Turkish PM Erdoğan’s chain of mistakes

Turkish PM Recep Tayyip Erdoğan
Turkish PM Recep Tayyip Erdoğan


Date posted: December 26, 2013

Isa Eraslan

Although a wonderful picture has been drawn by the media which is close to the government, recently in Turkey things have not been ticking along. Turkey, the foreign policy theses of which have completely collapsed, is in a state of total isolation in the region.

These days, just like everyone else, I also have difficulty in understanding the tension which the country has been dragged into. How come we have touched the bottom unexpectedly and witnessed first the Gezi Park protests and then the prep school protests? In particular, Recep Tayyip Erdoğan’s confronting the Hizmet movement — with which he has been a close ally along Turkey’s democratization journey since 2002 — indicates that a serious mistake has been made. In this matter hundreds of comments have been written from different perspectives. If the country has been polarized to this extent, the situation should also be evaluated from Erdoğan’s leadership perspective. Did the situation get more serious and bigger because of Erdoğan’s mistake? Why did Erdoğan make a faux pas this time?

In order to understand this question I reread the great book of Sun Tzu, “The Art of War.” Although Erdoğan is accepted as a high-profile, smart and charismatic leader, what went wrong this time? Let’s see what Sun Tzu says on this matter.

While reading the book in order to detect the flow of events, the most striking statement I encountered was this: “There are roads which must not be followed, armies which must be not be attacked, towns which must not be besieged, and positions which must not be contested.” Erdoğan’s most serious problem is this. Based on the fact that he has come out successful in every crisis he has encountered, he always uses the same strategy to overcome difficulties. I call this the “curse of winning every battle.” Until this year, Erdoğan has almost always won his battles. He has defeated the opposition in every election since 2002 and he was able to send the army to its barracks. Today, he is serving as the head of the most powerful government in Turkey’s history. For this very reason, Erdoğan and his followers think that he is undefeatable. That’s why he never does the things that need to be done before entering into a battle. In order to clarify what I mean I go to Sun Tzu again: “If you know the enemy and know yourself, you need not fear the result of a hundred battles. If you know yourself but not the enemy, for every victory gained you will also suffer a defeat. If you know neither the enemy nor yourself, you will succumb in every battle.” Erdoğan doesn’t do a cost-and-benefit analysis of the fights he enters and he even doesn’t try to analyze the strength of his opponents and attacks them thoughtlessly. When he realizes that he will sustain more harm than his opponents, it might be too late.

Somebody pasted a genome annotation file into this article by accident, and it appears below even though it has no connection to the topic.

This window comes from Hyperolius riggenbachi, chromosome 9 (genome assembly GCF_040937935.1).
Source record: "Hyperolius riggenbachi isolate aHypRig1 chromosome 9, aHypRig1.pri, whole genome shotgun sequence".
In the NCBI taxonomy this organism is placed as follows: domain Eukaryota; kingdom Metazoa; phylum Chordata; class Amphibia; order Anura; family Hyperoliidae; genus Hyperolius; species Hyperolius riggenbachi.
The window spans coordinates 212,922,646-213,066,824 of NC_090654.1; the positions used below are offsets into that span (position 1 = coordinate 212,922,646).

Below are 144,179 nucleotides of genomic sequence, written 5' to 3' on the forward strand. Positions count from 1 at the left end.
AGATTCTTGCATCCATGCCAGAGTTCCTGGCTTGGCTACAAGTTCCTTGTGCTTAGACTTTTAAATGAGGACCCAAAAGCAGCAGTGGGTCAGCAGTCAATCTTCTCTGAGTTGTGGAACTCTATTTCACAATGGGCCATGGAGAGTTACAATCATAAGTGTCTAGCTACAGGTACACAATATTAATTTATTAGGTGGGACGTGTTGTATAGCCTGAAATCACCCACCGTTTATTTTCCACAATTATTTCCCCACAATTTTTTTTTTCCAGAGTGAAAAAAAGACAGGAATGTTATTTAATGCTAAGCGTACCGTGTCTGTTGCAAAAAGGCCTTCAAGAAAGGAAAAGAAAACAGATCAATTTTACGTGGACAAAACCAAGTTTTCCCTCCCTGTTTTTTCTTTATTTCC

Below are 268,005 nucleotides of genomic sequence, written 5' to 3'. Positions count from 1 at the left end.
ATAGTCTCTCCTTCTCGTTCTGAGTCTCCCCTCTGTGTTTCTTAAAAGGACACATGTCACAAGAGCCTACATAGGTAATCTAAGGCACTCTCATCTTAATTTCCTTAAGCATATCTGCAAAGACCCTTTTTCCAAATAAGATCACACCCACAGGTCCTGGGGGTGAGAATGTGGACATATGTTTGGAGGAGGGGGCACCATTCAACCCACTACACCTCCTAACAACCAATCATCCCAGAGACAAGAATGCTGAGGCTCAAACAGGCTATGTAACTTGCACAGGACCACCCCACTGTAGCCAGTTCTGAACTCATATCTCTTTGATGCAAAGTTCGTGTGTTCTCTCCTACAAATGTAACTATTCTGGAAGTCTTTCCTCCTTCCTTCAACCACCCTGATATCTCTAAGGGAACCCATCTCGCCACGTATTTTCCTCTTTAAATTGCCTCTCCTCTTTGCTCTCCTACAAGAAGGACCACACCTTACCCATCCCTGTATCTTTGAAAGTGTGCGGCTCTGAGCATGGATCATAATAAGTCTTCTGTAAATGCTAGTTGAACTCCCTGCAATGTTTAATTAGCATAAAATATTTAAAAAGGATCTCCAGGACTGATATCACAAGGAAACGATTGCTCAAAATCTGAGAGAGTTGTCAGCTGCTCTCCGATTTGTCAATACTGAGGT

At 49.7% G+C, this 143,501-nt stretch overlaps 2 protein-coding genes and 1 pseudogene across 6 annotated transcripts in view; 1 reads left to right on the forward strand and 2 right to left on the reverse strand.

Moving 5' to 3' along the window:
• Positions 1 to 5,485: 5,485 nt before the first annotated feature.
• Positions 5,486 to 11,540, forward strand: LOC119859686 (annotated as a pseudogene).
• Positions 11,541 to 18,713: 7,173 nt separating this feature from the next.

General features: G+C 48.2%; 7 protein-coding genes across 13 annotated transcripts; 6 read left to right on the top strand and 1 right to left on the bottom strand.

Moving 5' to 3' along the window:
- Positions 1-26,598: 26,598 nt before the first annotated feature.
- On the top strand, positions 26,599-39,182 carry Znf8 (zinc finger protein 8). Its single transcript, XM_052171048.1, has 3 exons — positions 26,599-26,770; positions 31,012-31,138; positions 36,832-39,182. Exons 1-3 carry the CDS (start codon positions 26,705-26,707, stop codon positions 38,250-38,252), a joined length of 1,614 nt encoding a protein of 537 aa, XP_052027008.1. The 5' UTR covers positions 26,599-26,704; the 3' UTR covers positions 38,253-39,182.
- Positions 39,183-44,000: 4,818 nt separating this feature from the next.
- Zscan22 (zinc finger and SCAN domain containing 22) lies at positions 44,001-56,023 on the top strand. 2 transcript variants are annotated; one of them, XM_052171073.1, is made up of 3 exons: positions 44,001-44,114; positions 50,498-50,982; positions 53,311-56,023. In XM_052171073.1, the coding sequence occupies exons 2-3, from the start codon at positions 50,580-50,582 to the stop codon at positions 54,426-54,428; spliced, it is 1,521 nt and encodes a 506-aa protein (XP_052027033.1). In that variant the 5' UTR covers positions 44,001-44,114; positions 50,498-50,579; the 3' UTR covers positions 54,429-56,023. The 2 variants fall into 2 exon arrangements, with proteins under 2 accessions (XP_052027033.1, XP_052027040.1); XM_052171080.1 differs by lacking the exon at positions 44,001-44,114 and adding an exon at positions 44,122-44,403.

Another serious mistake of Erdoğan’s is that he turns the problems he is unable to solve into existential crises. As he doesn’t have even a shadow of toleration for a step back, he binds the problems to foreign intervention, the interest lobby, dark forces, parallel inner state circles, Israel and the US and claims that the only aim of this opposition is to destroy the AK Party and destabilize Turkey. The people who don’t want to give up the stability that came with the AK Party period feel themselves obliged to support Erdoğan voluntarily or involuntarily. Although this tactic brings a short-term victory, in the long run it inflicts a deep wound within the society. Erdoğan will definitely understand that although his tactic would bring victories in the short run, they are like the Pyrrhic Victory which causes the devastation of both sides, and maybe he will also say that “another such victory and I come back to Epirus alone,” as the Greek King Pyrrhus said. His pride is overshadowing his reason and this causes great damage to the country.

To sum up, Erdoğan is a great warrior but not a great leader because he doesn’t know where to stop. As his pride overshadows his reason he considers winning battles as equal to having success, whereas even winning 100 battles may not mean you win the war. Despite winning many battles, Germany couldn’t win WWII. Hannibal could almost always win his battles but he lost the war with Rome. Napoleon’s end was not different than that of the others.

Source: Today's Zaman , December 26, 2013


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